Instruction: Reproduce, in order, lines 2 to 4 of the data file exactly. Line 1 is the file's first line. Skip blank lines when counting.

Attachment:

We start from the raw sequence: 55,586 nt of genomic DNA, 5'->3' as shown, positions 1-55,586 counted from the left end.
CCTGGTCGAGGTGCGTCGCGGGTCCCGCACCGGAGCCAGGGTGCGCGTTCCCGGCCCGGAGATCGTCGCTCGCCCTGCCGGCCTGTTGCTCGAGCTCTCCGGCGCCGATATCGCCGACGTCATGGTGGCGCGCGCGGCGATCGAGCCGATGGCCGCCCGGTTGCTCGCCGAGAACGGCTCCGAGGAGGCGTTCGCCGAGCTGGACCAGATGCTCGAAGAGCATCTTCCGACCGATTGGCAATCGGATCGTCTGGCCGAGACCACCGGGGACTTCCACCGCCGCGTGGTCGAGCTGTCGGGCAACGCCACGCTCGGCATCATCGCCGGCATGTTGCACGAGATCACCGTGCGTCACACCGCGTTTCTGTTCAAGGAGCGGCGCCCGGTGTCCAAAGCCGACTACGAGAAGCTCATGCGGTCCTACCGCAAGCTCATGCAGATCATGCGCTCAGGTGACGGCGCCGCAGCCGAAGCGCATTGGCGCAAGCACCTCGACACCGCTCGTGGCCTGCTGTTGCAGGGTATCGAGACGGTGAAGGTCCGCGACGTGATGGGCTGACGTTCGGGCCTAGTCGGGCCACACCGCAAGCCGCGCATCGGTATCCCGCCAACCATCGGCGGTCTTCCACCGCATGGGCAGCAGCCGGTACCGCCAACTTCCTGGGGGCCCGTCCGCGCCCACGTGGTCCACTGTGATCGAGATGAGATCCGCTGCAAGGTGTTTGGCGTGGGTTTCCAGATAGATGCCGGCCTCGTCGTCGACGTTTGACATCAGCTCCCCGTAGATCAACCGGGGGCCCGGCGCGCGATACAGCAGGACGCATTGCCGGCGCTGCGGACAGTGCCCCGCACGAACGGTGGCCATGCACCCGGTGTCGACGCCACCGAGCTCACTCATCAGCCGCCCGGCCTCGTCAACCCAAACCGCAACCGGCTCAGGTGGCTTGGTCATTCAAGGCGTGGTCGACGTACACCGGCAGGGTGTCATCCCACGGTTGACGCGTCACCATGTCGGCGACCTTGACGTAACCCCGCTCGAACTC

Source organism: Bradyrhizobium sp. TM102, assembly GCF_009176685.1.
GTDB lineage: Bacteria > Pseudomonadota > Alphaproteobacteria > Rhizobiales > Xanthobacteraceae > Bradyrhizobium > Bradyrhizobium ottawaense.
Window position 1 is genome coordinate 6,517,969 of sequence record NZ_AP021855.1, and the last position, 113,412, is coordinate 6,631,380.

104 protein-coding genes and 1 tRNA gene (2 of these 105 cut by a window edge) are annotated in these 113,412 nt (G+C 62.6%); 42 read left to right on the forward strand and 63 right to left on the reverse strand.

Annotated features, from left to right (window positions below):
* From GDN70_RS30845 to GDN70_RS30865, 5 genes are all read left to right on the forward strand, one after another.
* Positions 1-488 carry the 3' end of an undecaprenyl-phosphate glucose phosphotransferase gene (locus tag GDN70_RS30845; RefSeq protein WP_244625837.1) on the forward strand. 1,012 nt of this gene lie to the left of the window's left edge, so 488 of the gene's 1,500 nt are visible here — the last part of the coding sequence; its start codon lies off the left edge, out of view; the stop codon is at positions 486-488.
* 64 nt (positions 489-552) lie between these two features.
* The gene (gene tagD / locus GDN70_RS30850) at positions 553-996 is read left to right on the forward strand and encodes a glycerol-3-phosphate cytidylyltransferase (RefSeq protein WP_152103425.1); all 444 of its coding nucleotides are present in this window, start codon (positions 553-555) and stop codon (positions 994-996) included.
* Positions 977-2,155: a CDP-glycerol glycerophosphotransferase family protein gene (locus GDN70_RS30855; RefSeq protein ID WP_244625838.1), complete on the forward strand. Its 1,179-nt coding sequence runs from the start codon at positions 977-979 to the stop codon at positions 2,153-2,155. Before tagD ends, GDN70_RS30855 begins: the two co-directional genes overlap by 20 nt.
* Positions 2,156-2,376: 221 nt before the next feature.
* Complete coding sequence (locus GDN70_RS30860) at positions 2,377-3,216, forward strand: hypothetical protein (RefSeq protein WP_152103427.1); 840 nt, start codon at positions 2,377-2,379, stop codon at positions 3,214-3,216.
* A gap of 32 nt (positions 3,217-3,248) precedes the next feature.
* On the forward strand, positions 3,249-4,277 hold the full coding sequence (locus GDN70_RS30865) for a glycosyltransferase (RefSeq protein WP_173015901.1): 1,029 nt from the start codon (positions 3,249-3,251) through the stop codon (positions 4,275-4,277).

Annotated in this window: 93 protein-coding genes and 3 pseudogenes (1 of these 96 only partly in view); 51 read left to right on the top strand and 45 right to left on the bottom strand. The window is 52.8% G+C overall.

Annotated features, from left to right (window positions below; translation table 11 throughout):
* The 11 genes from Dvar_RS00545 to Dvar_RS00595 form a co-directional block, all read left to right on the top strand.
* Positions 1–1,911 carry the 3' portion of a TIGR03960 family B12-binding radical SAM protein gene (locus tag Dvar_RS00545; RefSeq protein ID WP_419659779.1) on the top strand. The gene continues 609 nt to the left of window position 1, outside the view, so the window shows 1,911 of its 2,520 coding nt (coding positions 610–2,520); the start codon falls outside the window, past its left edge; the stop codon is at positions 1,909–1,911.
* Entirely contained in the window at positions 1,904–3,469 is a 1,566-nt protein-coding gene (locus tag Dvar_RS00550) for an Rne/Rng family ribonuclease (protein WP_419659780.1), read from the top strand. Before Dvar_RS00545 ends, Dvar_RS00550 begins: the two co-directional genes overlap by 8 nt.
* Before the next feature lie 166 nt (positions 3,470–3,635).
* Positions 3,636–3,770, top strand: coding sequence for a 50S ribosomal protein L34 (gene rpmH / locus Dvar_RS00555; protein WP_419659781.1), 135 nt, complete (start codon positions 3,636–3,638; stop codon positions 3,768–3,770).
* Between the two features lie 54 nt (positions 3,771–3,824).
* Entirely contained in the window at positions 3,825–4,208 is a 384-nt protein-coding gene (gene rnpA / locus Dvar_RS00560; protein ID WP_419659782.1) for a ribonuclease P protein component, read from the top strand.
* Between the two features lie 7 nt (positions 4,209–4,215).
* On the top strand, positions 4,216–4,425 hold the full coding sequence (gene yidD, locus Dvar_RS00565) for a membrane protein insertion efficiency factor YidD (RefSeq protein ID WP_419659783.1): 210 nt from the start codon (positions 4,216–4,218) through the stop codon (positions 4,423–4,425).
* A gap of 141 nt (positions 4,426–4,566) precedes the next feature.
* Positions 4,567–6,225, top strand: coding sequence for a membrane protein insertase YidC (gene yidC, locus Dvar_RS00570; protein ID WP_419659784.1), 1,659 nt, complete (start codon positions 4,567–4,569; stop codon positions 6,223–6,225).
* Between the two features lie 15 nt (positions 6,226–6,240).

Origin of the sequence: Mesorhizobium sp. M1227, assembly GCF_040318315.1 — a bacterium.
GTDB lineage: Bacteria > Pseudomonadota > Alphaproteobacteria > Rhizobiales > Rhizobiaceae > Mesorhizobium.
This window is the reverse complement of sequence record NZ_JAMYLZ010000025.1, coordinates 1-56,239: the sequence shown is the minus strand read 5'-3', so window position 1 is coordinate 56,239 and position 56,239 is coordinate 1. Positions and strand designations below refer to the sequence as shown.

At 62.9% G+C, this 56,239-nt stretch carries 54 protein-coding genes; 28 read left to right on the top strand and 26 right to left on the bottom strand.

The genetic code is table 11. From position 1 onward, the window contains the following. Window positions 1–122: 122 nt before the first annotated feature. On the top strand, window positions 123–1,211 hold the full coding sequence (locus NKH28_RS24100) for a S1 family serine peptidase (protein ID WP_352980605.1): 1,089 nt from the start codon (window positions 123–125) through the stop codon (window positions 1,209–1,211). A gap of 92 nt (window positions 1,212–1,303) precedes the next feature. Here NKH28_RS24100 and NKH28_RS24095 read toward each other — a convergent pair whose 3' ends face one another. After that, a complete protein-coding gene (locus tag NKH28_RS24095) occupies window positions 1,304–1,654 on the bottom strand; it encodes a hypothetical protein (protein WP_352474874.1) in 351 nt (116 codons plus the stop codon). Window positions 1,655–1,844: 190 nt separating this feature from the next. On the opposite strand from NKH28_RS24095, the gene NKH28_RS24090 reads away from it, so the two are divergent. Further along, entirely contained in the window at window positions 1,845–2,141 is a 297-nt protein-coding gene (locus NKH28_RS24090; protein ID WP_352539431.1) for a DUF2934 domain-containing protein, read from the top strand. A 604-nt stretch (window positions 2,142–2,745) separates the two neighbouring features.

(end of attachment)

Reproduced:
CCTGGTCGAGGTGCGTCGCGGGTCCCGCACCGGAGCCAGGGTGCGCGTTCCCGGCCCGGAGATCGTCGCTCGCCCTGCCGGCCTGTTGCTCGAGCTCTCCGGCGCCGATATCGCCGACGTCATGGTGGCGCGCGCGGCGATCGAGCCGATGGCCGCCCGGTTGCTCGCCGAGAACGGCTCCGAGGAGGCGTTCGCCGAGCTGGACCAGATGCTCGAAGAGCATCTTCCGACCGATTGGCAATCGGATCGTCTGGCCGAGACCACCGGGGACTTCCACCGCCGCGTGGTCGAGCTGTCGGGCAACGCCACGCTCGGCATCATCGCCGGCATGTTGCACGAGATCACCGTGCGTCACACCGCGTTTCTGTTCAAGGAGCGGCGCCCGGTGTCCAAAGCCGACTACGAGAAGCTCATGCGGTCCTACCGCAAGCTCATGCAGATCATGCGCTCAGGTGACGGCGCCGCAGCCGAAGCGCATTGGCGCAAGCACCTCGACACCGCTCGTGGCCTGCTGTTGCAGGGTATCGAGACGGTGAAGGTCCGCGACGTGATGGGCTGACGTTCGGGCCTAGTCGGGCCACACCGCAAGCCGCGCATCGGTATCCCGCCAACCATCGGCGGTCTTCCACCGCATGGGCAGCAGCCGGTACCGCCAACTTCCTGGGGGCCCGTCCGCGCCCACGTGGTCCACTGTGATCGAGATGAGATCCGCTGCAAGGTGTTTGGCGTGGGTTTCCAGATAGATGCCGGCCTCGTCGTCGACGTTTGACATCAGCTCCCCGTAGATCAACCGGGGGCCCGGCGCGCGATACAGCAGGACGCATTGCCGGCGCTGCGGACAGTGCCCCGCACGAACGGTGGCCATGCACCCGGTGTCGACGCCACCGAGCTCACTCATCAGCCGCCCGGCCTCGTCAACCCAAACCGCAACCGGCTCAGGTGGCTTGGTCATTCAAGGCGTGGTCGACGTACACCGGCAGGGTGTCATCCCACGGTTGACGCGTCACCATGTCGGCGACCTTGACGTAACCCCGCTCGAACTC

Source organism: Bradyrhizobium sp. TM102, assembly GCF_009176685.1.
GTDB lineage: Bacteria > Pseudomonadota > Alphaproteobacteria > Rhizobiales > Xanthobacteraceae > Bradyrhizobium > Bradyrhizobium ottawaense.